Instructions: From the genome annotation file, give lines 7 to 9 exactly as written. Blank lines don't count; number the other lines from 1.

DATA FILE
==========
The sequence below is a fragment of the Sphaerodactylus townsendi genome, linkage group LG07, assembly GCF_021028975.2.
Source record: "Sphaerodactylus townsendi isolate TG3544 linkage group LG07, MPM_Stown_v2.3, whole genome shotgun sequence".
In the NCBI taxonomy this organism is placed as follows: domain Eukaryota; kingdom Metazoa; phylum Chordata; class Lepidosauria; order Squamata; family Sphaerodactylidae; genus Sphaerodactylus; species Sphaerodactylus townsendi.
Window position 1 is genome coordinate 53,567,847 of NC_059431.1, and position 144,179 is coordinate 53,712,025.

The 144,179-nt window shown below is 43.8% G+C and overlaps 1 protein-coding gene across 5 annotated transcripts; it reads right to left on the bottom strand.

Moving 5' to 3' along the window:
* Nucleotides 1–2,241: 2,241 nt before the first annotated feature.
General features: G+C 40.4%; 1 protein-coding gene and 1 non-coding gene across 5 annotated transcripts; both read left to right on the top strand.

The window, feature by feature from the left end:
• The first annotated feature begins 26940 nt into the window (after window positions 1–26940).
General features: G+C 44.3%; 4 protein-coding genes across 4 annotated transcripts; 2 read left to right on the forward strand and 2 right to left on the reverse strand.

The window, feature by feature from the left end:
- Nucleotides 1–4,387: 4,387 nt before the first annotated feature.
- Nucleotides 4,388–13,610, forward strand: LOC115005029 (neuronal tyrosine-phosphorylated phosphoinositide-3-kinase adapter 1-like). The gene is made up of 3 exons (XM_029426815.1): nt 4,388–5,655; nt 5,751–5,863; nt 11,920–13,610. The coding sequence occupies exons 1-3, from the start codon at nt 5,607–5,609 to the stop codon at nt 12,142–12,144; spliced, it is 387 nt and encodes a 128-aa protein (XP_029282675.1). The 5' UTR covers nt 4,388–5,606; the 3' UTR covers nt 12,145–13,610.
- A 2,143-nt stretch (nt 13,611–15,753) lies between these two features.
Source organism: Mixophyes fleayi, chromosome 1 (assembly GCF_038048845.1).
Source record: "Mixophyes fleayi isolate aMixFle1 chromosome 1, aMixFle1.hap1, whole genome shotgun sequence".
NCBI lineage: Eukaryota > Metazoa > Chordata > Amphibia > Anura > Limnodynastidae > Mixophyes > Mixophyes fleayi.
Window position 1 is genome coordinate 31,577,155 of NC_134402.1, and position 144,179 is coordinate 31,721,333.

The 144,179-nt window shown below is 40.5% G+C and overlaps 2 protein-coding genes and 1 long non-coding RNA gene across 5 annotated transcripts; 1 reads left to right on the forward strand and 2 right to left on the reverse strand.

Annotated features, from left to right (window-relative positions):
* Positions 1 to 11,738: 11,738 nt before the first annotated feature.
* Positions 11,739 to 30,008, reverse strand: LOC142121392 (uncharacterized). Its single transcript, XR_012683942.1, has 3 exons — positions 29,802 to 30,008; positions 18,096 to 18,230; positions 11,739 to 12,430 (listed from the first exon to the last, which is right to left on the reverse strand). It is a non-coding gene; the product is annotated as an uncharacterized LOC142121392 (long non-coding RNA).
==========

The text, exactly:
* Nucleotides 1–2,241: 2,241 nt before the first annotated feature.
General features: G+C 40.4%; 1 protein-coding gene and 1 non-coding gene across 5 annotated transcripts; both read left to right on the top strand.

The window, feature by feature from the left end: